[ffii] India shows the way for European Interoperability Framework 2.0
Office FFII e.V.
office at ffii.org
Thu Nov 18 01:19:21 CET 2010
[ Europe / Open / Interoperability ]
India shows the way for European Interoperability Framework 2.0
Berlin, Nov 18th 2010 -- India has just adopted an open standards
preference policy. In contrast, the directorates for Internal Market and
Trade recently hindered an adoption of the European Interoperability
Framework (EIF) 2.0 during the European Commission's inter-service
consultations. The Foundation for a Free Information Infrastructure (FFII)
and other observers expect a watered down version of the EIF 2.0 to be
released later this year which falls short to enforce Open Standards.
"With its slow pace in delivering effective interoperability policies
Europe falls behind emerging IT-superpowers as India", warns FFII
Vice-President Rene Mages. "Openness of web standards has been a key to
the rapid growth of the World Wide Web. Proprietary or patented standards
lead to lock-in dependency pain and vendor capture."
The Indian policy sets an unequivocal preference for open formats. In
particular, a format would only qualify as truly open under the Indian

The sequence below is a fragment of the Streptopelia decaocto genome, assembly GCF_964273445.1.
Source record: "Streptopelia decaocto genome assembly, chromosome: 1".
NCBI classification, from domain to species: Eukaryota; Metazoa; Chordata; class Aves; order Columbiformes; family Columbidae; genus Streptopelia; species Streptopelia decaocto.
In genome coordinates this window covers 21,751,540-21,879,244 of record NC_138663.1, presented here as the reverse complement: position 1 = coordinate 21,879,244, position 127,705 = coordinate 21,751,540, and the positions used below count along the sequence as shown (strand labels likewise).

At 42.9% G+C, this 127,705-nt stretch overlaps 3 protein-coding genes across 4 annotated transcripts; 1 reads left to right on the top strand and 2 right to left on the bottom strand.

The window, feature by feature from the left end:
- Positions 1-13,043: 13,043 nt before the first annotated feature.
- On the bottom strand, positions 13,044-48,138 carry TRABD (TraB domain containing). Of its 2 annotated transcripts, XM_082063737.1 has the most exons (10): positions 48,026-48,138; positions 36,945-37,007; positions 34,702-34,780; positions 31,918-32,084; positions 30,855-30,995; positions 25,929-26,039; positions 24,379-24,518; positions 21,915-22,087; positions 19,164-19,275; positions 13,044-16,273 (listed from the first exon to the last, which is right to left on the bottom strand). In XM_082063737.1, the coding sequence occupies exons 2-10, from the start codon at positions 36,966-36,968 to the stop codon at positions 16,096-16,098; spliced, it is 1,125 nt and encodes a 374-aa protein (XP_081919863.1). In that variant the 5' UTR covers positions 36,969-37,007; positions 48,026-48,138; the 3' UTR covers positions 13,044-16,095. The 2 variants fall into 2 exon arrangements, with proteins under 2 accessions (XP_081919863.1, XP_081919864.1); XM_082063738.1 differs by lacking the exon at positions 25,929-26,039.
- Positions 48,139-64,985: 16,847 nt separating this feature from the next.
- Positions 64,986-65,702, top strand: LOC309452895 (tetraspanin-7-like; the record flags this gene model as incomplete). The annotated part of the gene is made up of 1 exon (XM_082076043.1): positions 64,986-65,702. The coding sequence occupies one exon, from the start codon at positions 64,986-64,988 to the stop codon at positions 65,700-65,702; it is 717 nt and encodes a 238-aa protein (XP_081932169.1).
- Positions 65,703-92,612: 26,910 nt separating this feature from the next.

policy if it and all relevant patents are made available on a royalty-free
basis for software implementation. The FFII closely follows the European
Commission draft processes on interoperability policies and noticed
attempts of vested interests to water them down.
"The Indian policy based on truly open standards provides the basis for
innovation and growth. Europe should take note of the Indian example and
enshrine strong open standards in its new EIF 2.0", recommends Mages.
Government of India: Policy on Open Standards for e-Governance
Digital Standards Organisation: Definition of Open Standards
Permanent link to this press release:
FFII Berlin Office
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The FFII is a not-for-profit association active in several European
countries, dedicated to the development of information goods for the
public benefit, based on copyright, free competition, open standards.
More than 1000 members, 3,500 companies and 100,000 supporters have
entrusted the FFII to act as their voice in public policy questions
concerning exclusion rights (intellectual property) in data processing.
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